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    how does Wilfred Owen go against the saying that it is sweet and proper to die for your country?
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    u only have to read 1 of his poems to answer this eg anthem for doomed youth.
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    (Original post by Angie)
    how does Wilfred Owen go against the saying that it is sweet and proper to die for your country?
    He goes against it my showing the reality of war in Anthem for a doomed youth

    What passing-bells for those who die as cattle?
    Only the montrous anger of the guns,
    Only the stuttering rifles rapid rattle
    ...
    The shrill, demented choirs of wailing shells


    Merely looking at the langauge he uses you can see how he presents the reality of WWI - the horror, the noise, the death - this language directly go against 'sweet'. Also the whole idea of this being 'proper' is undermined through the idea of 'cattle' the dehumanisation effect, cannon fodder not dying for honour or country but as the fodder for your country.

    Also the latter end of Athem for a doomed Youth, Owen focuses on who actually cares, the people back in Britian they see the saddness and horror of everything and doesn't represent it being 'proper'

    What candles may be held to speed them all?
    Not in the hands of boys, but in their eyes
    Shall shine the holy glimmers of goodbyes


    Hope this helps.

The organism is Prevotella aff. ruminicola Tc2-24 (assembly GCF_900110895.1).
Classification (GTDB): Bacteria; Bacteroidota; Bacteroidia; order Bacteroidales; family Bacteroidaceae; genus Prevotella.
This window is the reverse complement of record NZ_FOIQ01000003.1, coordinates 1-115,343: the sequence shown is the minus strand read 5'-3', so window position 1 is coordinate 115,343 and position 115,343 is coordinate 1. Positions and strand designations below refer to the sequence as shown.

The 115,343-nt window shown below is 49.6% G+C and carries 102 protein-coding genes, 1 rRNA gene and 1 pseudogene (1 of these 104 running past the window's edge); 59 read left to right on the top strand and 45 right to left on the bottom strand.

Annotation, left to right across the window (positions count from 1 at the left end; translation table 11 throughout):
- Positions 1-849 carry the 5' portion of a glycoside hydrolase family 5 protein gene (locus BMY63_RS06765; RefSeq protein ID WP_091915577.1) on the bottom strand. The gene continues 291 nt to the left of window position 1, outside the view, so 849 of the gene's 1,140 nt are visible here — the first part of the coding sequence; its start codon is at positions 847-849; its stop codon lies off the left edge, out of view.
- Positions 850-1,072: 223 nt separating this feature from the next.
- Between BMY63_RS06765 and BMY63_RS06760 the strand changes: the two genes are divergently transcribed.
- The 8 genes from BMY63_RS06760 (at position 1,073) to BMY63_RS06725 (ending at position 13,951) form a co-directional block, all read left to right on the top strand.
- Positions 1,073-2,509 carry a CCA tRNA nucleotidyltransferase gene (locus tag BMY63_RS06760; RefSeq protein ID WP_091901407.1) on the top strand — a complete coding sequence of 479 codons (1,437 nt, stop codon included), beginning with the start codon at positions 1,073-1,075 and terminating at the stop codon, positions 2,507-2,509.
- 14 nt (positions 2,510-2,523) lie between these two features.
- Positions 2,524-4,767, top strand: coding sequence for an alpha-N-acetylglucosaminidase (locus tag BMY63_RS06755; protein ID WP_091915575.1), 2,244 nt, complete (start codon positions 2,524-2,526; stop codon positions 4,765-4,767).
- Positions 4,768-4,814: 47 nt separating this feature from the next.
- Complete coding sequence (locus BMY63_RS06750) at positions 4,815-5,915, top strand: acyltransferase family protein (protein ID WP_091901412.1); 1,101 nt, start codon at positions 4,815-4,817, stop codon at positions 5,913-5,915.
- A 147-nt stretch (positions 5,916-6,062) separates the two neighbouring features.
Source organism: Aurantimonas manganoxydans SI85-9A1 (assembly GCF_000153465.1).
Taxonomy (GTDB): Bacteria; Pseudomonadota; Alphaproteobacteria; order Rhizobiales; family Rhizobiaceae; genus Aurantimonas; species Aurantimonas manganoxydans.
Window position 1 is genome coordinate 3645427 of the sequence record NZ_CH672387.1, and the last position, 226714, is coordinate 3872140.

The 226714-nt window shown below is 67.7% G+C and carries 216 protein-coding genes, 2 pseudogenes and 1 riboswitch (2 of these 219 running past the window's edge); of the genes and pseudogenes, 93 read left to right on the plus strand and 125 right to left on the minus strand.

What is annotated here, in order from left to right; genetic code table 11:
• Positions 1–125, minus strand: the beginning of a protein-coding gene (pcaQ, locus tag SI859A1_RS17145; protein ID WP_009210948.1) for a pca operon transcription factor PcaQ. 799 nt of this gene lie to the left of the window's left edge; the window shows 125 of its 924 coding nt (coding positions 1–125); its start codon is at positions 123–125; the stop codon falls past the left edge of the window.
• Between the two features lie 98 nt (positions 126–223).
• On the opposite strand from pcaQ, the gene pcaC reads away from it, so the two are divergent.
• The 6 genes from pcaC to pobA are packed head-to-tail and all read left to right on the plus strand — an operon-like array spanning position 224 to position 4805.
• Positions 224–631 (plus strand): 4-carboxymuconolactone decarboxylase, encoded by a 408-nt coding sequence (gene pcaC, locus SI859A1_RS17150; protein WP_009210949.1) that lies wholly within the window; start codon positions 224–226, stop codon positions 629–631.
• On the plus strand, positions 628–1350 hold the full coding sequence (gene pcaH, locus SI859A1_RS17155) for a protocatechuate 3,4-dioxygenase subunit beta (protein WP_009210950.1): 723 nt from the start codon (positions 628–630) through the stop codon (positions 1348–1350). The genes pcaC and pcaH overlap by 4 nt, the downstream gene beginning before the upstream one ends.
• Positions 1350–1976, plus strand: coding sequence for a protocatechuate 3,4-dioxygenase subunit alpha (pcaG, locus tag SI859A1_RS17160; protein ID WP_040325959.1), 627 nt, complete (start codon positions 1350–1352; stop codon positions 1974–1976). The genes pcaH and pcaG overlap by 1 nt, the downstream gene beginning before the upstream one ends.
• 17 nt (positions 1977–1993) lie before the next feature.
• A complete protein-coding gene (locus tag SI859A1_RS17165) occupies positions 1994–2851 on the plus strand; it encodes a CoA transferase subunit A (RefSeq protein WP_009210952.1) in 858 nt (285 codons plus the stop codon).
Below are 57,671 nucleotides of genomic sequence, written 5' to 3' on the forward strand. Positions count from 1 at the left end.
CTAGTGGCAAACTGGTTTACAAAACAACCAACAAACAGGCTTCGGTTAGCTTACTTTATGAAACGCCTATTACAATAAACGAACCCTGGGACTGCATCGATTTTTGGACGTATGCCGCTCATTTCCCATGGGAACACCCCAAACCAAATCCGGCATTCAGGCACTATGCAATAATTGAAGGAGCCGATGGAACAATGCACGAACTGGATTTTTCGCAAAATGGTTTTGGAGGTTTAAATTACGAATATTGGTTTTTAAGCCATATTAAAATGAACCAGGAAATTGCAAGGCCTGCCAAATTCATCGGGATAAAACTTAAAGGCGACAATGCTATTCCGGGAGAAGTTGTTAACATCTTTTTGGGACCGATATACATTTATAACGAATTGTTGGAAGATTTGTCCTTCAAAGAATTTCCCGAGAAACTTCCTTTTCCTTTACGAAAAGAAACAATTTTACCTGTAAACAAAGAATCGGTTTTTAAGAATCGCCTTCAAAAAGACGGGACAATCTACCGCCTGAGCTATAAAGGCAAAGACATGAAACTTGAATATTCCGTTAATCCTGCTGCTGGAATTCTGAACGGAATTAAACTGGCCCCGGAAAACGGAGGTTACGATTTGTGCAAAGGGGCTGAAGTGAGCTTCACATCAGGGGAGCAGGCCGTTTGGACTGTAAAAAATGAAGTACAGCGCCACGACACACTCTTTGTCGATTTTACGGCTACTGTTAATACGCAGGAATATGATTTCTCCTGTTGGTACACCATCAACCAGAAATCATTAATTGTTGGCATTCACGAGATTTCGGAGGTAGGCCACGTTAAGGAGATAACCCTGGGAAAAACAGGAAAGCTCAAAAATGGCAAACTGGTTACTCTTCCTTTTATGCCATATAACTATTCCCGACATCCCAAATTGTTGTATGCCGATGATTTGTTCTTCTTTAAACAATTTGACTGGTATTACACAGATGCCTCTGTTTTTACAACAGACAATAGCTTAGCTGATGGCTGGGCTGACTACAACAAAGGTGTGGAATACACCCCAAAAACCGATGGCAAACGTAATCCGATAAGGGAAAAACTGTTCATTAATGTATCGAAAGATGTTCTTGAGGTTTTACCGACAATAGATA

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    (Original post by Angie)
    how does Wilfred Owen go against the saying that it is sweet and proper to die for your country?
    Just read 'Dulce et Decorum est' which is where that line 'It is sweet and fitting to die for your country' is mentioned and it will become obvious that is is self explanatory through the vivid nightmarish images he portrayed using various different poetic techniques and the descriptive language he used amongst other things. 'Dulce et Decorum est pro patri mori', the last line of the poem 'Dulce et Decorum est' is latin for 'It is sweet and fitting to die for your country' and this poem sums up his grievences towards this point of view very well!
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    (Original post by corey)
    He goes against it my showing the reality of war in Anthem for a doomed youth

    What passing-bells for those who die as cattle?
    Only the montrous anger of the guns,
    Only the stuttering rifles rapid rattle
    ...
    The shrill, demented choirs of wailing shells


    Merely looking at the langauge he uses you can see how he presents the reality of WWI - the horror, the noise, the death - this language directly go against 'sweet'. Also the whole idea of this being 'proper' is undermined through the idea of 'cattle' the dehumanisation effect, cannon fodder not dying for honour or country but as the fodder for your country.

    Also the latter end of Athem for a doomed Youth, Owen focuses on who actually cares, the people back in Britian they see the saddness and horror of everything and doesn't represent it being 'proper'


    Thanks for your help.

    What candles may be held to speed them all?
    Not in the hands of boys, but in their eyes
    Shall shine the holy glimmers of goodbyes


    Hope this helps.
 
 
 
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